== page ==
Understanding anxiety

Anxiety is an umbrella term for feelings of fear, nervousness, apprehensiveness or worry such as negative thoughts and seeing potential threats where they don’t exist. Everybody gets anxious at times and some anxiety helps us to function well.

But anxiety can become a problem when:

  • It happens too often;
  • It goes on for a long time;
  • It stops us from doing things that we want to

Symptoms can be psychological (frequently feeling worried, tired, irritable and weepy with difficulty concentrating) and/or physical (including rapid breathing, rising blood pressure and pounding heart, a sense of restlessness or feeling on edge, muscle tension, sleep disturbance and nausea/sickness).

There is no single cause for anxiety but there are several factors that may contribute to its development:

  • Brain Chemistry – most strongly implicated here are imbalances of serotonin and dopamine that regulate thought and feeling – makes for feeling depressed and anxious;
  • Heredity – anxiety disorders run in families. Children are at higher risk if parents have an anxiety disorder;
  • Life Experiences – any distressing or traumatic experience may be grounds for developing anxiety. Exhaustion and certain medications can also be triggers for anxiety;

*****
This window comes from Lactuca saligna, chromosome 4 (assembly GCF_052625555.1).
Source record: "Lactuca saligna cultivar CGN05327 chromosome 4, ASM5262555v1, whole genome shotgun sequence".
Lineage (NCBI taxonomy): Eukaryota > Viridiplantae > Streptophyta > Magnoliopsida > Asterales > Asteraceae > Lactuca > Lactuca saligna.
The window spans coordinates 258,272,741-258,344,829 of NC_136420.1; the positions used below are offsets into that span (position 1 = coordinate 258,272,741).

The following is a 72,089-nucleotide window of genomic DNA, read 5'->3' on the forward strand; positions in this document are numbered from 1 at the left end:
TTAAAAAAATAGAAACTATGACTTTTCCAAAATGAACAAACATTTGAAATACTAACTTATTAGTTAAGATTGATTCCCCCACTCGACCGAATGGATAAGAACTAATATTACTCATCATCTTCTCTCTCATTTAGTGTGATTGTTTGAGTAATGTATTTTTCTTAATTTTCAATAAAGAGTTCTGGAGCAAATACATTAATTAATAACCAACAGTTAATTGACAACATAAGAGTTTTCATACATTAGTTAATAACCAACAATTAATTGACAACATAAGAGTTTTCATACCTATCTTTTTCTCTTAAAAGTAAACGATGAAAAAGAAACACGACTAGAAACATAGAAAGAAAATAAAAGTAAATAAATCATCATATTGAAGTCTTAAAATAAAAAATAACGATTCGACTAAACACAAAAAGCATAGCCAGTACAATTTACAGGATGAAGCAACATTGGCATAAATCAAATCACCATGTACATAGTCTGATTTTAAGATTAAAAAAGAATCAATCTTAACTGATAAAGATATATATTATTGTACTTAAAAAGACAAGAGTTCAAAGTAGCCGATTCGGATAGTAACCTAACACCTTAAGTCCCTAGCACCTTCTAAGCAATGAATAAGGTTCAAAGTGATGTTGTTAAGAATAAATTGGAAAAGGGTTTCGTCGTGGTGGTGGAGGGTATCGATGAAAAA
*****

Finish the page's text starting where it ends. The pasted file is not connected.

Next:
• Drug Use – stimulant drugs like amphetamines and caffeine can trigger anxiety. Prolonged amphetamine use can cause feelings of panic and anxiety that last for years after the drug is stopped.

Some tips that may help you deal with your anxiety include:

  • Self-awareness – identify the symptoms early. Ask yourself what is making me feel this way? You may be able to change the anxiety-making circumstances but if not, you can deal with it better if you acknowledge it;
  • Interpret it positively – anxious about a situation? Instead of viewing it as threatening put a positive interpretation which will reduce the anxiety to a more manageable level;
  • A little anxiety is a good thing – too much is damaging but too little can mean you may not perform to your best ability. View anxiety as a resource you can manage;
  • Diet – the gut flora can get out of balance i.e. use more probiotics and omega-3 foods. Research has shown maintaining a balanced diet can reduce anxiety symptoms;
  • Exercise – boosts levels of vital brain chemicals like serotonin, dopamine and norepinephrine that may reduce stress and anxiety;
  • Relaxation and meditation programs – can help reduce stress, anxiety and depression. You can find many resources for these online; i.e. progressive muscle relaxation;
  • Therapy – there are some good programs that are offered by psychologists and counsellors that help to re-program those unhelpful and negative ways of thinking that underpins anxiety.

Situations, or life events, can come from many places including relationship issues, financial burden, physical health, trauma, or just dealing with difficult times (like seasonal conditions). As these situations develop, we need to take steps to reduce anxiety for ourselves and for those close to us. Remember… before it all gets too much… Talk to a Mate®!

You can find out more here.